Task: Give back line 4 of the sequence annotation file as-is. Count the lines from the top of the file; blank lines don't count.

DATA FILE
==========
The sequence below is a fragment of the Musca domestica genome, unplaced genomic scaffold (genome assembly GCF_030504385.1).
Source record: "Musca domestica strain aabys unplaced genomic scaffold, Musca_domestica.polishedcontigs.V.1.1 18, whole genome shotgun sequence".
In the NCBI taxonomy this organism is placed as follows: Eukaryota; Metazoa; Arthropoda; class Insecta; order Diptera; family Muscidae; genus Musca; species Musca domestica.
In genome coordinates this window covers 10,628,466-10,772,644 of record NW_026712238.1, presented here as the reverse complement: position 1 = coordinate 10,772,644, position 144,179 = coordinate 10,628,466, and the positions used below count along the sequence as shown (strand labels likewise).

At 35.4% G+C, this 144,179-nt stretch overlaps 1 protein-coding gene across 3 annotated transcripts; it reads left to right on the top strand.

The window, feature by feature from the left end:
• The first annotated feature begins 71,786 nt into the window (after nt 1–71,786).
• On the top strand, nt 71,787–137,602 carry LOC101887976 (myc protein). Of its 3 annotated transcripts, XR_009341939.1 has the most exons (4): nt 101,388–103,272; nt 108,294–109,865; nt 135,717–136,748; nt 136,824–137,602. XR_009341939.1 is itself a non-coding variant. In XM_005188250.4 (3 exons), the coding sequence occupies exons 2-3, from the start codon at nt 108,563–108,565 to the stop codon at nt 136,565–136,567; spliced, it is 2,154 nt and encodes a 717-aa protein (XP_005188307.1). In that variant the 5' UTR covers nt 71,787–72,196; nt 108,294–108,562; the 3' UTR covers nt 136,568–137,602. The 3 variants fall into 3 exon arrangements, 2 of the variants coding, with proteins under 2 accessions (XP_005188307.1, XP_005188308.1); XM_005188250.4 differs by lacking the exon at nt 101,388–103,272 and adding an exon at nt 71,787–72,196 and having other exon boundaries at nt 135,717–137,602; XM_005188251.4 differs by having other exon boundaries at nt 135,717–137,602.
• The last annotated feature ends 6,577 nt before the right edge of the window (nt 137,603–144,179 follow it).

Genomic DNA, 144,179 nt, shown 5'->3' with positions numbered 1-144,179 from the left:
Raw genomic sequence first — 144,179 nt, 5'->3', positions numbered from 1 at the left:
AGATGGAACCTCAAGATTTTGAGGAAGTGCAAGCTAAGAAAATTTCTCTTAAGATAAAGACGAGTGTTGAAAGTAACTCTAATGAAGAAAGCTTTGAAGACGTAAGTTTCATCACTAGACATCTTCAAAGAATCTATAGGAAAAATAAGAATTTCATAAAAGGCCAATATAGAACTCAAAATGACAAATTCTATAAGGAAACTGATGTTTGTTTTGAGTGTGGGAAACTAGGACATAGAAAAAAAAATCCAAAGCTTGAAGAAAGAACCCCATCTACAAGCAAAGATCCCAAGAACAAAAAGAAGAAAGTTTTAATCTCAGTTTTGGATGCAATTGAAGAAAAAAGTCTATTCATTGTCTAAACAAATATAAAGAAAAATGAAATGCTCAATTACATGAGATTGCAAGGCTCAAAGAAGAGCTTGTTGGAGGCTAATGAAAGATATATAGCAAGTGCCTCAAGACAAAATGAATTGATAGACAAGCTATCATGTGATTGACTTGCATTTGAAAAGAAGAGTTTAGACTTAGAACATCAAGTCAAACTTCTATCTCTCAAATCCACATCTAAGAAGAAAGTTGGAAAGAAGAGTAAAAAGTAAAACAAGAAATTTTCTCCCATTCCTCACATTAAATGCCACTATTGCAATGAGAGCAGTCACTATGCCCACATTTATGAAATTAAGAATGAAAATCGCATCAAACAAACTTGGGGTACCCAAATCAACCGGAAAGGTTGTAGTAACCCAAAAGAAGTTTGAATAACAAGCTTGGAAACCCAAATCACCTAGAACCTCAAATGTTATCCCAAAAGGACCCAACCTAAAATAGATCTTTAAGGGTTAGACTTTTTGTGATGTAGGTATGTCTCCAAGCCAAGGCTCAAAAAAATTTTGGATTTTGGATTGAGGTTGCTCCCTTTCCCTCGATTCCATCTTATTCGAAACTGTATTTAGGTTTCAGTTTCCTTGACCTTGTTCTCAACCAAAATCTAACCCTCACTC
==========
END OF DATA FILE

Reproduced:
In genome coordinates this window covers 10,628,466-10,772,644 of record NW_026712238.1, presented here as the reverse complement: position 1 = coordinate 10,772,644, position 144,179 = coordinate 10,628,466, and the positions used below count along the sequence as shown (strand labels likewise).